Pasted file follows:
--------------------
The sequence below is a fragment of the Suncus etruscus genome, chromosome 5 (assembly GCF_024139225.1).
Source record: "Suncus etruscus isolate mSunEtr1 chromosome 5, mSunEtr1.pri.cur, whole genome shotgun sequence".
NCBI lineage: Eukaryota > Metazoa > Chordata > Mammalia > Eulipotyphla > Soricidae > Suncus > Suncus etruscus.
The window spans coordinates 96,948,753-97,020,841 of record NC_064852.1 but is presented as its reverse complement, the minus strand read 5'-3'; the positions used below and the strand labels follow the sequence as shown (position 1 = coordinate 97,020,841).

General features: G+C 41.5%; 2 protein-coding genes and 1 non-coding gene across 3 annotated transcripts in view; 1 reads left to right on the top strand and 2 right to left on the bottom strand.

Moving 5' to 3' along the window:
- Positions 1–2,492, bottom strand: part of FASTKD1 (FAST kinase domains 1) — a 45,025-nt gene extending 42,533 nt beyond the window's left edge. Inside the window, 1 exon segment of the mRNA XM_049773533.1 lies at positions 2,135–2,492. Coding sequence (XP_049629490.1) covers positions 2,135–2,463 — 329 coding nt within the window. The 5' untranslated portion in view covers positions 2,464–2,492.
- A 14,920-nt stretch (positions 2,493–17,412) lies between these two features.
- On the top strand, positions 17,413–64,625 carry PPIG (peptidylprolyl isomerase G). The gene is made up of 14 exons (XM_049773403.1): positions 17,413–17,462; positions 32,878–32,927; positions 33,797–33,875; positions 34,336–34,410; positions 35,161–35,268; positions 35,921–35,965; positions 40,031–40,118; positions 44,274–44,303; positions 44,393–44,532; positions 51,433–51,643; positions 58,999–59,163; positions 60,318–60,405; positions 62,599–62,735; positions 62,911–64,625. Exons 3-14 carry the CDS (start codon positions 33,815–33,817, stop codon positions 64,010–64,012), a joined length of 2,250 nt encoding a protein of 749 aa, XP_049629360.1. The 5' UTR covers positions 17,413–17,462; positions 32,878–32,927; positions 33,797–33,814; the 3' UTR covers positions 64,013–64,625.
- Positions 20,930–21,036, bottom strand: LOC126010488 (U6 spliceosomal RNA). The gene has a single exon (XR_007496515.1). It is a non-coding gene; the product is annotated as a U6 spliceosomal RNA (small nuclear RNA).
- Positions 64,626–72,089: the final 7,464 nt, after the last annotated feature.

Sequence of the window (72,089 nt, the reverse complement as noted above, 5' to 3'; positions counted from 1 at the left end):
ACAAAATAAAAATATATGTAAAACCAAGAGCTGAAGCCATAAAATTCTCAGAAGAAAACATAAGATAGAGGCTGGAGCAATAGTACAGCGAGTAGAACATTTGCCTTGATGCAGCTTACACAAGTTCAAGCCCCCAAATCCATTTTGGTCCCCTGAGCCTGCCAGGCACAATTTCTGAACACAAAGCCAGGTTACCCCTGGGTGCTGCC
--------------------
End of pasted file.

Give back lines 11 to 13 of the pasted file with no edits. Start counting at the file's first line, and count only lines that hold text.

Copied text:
- Positions 64,626–72,089: the final 7,464 nt, after the last annotated feature.

Sequence of the window (72,089 nt, the reverse complement as noted above, 5' to 3'; positions counted from 1 at the left end):
ACAAAATAAAAATATATGTAAAACCAAGAGCTGAAGCCATAAAATTCTCAGAAGAAAACATAAGATAGAGGCTGGAGCAATAGTACAGCGAGTAGAACATTTGCCTTGATGCAGCTTACACAAGTTCAAGCCCCCAAATCCATTTTGGTCCCCTGAGCCTGCCAGGCACAATTTCTGAACACAAAGCCAGGTTACCCCTGGGTGCTGCC